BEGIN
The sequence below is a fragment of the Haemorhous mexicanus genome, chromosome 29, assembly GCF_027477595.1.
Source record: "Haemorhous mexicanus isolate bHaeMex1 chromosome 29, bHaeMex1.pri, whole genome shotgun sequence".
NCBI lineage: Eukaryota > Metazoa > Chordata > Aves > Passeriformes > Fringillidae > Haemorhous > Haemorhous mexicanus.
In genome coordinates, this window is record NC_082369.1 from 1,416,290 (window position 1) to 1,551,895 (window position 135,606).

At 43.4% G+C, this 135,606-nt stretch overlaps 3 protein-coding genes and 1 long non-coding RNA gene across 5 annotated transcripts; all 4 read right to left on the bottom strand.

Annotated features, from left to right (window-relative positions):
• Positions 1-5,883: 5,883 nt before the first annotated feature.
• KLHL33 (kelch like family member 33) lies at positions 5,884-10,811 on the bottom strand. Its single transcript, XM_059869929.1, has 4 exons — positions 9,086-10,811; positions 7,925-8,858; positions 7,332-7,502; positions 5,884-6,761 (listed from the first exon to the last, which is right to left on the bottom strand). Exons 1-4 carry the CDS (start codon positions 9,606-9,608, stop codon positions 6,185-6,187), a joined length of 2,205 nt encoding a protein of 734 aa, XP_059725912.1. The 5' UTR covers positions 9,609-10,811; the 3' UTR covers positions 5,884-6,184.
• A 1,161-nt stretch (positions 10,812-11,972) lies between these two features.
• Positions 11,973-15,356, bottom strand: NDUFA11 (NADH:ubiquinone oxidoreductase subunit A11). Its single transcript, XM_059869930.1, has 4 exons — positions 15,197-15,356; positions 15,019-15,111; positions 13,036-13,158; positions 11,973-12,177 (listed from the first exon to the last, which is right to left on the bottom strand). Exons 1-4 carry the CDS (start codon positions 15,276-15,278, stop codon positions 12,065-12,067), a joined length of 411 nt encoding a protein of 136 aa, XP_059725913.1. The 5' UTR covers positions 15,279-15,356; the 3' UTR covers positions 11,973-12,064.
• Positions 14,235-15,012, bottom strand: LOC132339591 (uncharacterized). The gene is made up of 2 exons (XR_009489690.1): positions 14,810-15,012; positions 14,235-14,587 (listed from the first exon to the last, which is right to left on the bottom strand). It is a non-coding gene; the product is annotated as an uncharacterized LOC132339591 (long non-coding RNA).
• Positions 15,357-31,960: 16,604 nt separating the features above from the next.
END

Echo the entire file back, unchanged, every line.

The sequence below is a fragment of the Haemorhous mexicanus genome, chromosome 29, assembly GCF_027477595.1.
Source record: "Haemorhous mexicanus isolate bHaeMex1 chromosome 29, bHaeMex1.pri, whole genome shotgun sequence".
NCBI lineage: Eukaryota > Metazoa > Chordata > Aves > Passeriformes > Fringillidae > Haemorhous > Haemorhous mexicanus.
In genome coordinates, this window is record NC_082369.1 from 1,416,290 (window position 1) to 1,551,895 (window position 135,606).

At 43.4% G+C, this 135,606-nt stretch overlaps 3 protein-coding genes and 1 long non-coding RNA gene across 5 annotated transcripts; all 4 read right to left on the bottom strand.

Annotated features, from left to right (window-relative positions):
• Positions 1-5,883: 5,883 nt before the first annotated feature.
• KLHL33 (kelch like family member 33) lies at positions 5,884-10,811 on the bottom strand. Its single transcript, XM_059869929.1, has 4 exons — positions 9,086-10,811; positions 7,925-8,858; positions 7,332-7,502; positions 5,884-6,761 (listed from the first exon to the last, which is right to left on the bottom strand). Exons 1-4 carry the CDS (start codon positions 9,606-9,608, stop codon positions 6,185-6,187), a joined length of 2,205 nt encoding a protein of 734 aa, XP_059725912.1. The 5' UTR covers positions 9,609-10,811; the 3' UTR covers positions 5,884-6,184.
• A 1,161-nt stretch (positions 10,812-11,972) lies between these two features.
• Positions 11,973-15,356, bottom strand: NDUFA11 (NADH:ubiquinone oxidoreductase subunit A11). Its single transcript, XM_059869930.1, has 4 exons — positions 15,197-15,356; positions 15,019-15,111; positions 13,036-13,158; positions 11,973-12,177 (listed from the first exon to the last, which is right to left on the bottom strand). Exons 1-4 carry the CDS (start codon positions 15,276-15,278, stop codon positions 12,065-12,067), a joined length of 411 nt encoding a protein of 136 aa, XP_059725913.1. The 5' UTR covers positions 15,279-15,356; the 3' UTR covers positions 11,973-12,064.
• Positions 14,235-15,012, bottom strand: LOC132339591 (uncharacterized). The gene is made up of 2 exons (XR_009489690.1): positions 14,810-15,012; positions 14,235-14,587 (listed from the first exon to the last, which is right to left on the bottom strand). It is a non-coding gene; the product is annotated as an uncharacterized LOC132339591 (long non-coding RNA).
• Positions 15,357-31,960: 16,604 nt separating the features above from the next.